Attempting to juggle the blog (The Afterimage), sketchbook, camera and a small forest's worth of university readings around Sydney.
Published May 13th 2013
All's fair in the great high tea debate
Two high tea experiences can vary quite a bit, even if there is only a small stretch of Town Hall area in between the venues.
No matter the venue, if you do find yourself with an invite, it's a great time to break out the dress shirts, 'special occasion' outfits, and get a little bit fancy. After all, half of the enjoyment of high tea is dressing up for the escapism.
The Tea Room, in Sydney's iconic Queen Victoria Building, is the place for your quintessential English high tea experience, though unfortunately with a rather high price tag of $43 a head for a Traditional Afternoon Tea on the weekend.
The magic is in the details of the venue: the high ceiling, ornate chandeliers and interior décor; the polite, impeccably dressed waiters and waitresses; the traditional silver teapot and cutlery; the heavy white tablecloths and velvet chairs.
The tea is the star of the event, as you might expect. There is an incredible range of international flavours to choose from. Unfortunately, it appears that you are to pick one and stick with it (unless you have obliging tea-sharing friends).
High tea is probably not enough to completely substitute lunch, but they are surprisingly filling, for something so tiny.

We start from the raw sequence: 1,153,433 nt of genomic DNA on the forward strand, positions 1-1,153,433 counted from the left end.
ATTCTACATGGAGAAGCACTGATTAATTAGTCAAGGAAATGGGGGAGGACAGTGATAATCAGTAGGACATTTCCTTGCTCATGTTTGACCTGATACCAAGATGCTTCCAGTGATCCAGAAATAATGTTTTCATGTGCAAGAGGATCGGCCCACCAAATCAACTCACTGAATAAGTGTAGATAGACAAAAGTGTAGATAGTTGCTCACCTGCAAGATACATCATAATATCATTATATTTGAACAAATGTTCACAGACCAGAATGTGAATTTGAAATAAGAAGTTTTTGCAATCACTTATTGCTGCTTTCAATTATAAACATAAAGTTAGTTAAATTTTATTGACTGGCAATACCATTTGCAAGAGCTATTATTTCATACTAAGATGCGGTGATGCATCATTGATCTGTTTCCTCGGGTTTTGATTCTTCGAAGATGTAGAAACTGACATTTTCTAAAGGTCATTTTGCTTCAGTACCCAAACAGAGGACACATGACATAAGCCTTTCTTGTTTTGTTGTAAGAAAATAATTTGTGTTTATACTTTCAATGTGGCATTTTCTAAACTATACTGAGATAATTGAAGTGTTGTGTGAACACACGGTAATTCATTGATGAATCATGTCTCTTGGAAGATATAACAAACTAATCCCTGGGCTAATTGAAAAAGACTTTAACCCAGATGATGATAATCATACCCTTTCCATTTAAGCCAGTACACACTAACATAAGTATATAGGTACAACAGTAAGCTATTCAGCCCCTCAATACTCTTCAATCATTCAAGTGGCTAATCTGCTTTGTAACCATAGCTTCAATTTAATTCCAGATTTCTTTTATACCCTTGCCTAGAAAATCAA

The QVB highlights were the scones (with fresh berry jam and cream), the passionfruit cream shortbread and the chicken sandwiches, with lovely mayonnaise and pieces of walnut for some textural variety. I wasn't a fan of the orange and poppyseed mini muffin, which was rather dry.
High tea at Bayside Lounge in the equally iconic Darling Harbour is a slightly less pricey affair, at $29 a head. The airy, light venue is certainly more relaxed and modern.
There was a wider selection of beverages, from soft drink to fruit juice and champagne.
While not as delicately made as the confections of The Tea Room, the stand-outs at Bayside Lounge, like the duck confit pie with eschalots and merlot jus and sticky date and espresso crème brûlée, were definite competitors in flavour and texture.
The least impressive, for me, would have to be the mint (toothpaste-tasting) macarons and the serrano ham and peach chutney finger sandwich, which simply did not have enough filling for the bread.